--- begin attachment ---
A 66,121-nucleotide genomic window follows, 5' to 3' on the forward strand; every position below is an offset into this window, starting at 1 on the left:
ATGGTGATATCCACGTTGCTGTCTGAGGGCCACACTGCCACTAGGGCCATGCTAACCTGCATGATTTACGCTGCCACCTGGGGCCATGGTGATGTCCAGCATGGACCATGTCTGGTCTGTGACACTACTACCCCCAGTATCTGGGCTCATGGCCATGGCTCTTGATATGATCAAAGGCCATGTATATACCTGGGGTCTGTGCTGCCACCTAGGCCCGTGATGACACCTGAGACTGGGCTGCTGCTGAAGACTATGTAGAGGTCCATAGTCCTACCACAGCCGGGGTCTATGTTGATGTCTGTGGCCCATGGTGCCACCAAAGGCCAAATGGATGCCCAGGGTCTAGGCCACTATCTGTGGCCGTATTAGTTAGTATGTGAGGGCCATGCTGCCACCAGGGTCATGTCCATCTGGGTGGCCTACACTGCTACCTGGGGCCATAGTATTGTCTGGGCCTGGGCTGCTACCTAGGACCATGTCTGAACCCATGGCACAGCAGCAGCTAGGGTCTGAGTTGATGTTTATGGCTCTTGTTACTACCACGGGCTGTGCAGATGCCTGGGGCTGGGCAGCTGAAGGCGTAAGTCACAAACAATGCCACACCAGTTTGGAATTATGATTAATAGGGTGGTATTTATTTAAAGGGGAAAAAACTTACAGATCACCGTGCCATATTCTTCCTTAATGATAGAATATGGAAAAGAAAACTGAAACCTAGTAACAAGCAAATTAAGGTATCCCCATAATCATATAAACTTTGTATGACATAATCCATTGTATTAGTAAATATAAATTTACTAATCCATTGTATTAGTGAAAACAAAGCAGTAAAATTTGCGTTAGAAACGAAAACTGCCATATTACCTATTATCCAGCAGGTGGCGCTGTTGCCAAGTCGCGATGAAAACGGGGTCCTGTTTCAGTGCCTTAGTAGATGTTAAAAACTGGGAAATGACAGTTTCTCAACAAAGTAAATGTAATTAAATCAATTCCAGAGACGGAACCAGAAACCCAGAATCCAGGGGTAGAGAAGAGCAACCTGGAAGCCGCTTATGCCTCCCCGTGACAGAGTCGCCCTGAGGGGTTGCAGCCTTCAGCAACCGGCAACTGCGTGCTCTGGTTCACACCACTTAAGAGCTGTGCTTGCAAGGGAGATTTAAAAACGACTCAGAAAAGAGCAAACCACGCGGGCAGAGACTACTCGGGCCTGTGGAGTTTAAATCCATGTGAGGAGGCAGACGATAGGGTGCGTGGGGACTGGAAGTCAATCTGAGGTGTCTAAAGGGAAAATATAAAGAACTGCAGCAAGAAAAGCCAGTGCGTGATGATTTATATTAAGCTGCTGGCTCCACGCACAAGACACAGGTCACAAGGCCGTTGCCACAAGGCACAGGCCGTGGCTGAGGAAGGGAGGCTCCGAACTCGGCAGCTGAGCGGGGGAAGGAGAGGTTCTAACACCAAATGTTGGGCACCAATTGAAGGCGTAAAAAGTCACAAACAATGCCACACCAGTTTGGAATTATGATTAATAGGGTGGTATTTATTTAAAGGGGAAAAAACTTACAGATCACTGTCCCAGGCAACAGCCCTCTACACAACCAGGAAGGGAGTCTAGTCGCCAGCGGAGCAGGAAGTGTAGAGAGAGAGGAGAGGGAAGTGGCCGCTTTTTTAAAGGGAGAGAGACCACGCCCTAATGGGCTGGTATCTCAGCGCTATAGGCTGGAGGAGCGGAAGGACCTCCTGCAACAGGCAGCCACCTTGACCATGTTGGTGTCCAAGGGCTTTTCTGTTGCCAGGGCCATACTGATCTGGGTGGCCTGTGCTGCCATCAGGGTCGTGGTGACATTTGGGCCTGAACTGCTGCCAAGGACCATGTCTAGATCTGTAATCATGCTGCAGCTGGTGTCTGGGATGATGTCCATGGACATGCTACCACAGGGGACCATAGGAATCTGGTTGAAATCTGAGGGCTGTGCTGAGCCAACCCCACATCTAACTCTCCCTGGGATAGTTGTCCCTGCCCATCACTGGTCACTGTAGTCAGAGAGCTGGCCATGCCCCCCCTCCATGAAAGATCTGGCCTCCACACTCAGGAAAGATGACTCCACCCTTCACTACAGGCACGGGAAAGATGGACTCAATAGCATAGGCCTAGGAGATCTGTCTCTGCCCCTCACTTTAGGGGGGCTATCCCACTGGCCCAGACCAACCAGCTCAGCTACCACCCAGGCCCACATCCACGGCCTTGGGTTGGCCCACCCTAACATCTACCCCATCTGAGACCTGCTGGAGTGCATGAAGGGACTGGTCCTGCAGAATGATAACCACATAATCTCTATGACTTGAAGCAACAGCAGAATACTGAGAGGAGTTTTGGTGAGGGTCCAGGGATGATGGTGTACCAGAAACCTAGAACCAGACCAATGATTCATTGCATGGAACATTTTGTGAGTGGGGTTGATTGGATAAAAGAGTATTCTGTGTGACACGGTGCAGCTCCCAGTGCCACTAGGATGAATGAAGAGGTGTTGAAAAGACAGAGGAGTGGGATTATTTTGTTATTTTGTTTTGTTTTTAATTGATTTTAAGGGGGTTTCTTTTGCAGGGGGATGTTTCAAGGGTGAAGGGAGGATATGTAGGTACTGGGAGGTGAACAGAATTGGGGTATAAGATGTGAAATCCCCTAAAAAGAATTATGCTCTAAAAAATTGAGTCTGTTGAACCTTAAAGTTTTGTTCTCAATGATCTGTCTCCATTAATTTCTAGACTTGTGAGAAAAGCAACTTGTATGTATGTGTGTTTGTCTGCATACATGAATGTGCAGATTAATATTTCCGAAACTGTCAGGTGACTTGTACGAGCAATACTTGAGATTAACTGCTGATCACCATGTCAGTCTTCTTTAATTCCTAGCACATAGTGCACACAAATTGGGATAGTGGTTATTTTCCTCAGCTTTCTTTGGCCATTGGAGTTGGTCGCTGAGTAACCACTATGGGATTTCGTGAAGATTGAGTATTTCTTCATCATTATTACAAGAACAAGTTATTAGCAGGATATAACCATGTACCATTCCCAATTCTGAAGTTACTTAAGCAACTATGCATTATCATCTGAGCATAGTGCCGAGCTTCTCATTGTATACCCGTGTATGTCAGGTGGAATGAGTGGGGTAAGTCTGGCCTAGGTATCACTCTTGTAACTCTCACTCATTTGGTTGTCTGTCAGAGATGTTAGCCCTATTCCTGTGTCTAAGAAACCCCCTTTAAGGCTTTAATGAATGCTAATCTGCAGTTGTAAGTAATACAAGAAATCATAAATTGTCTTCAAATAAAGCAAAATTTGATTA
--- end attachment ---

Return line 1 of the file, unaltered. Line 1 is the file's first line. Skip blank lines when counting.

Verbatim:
A 66,121-nucleotide genomic window follows, 5' to 3' on the forward strand; every position below is an offset into this window, starting at 1 on the left: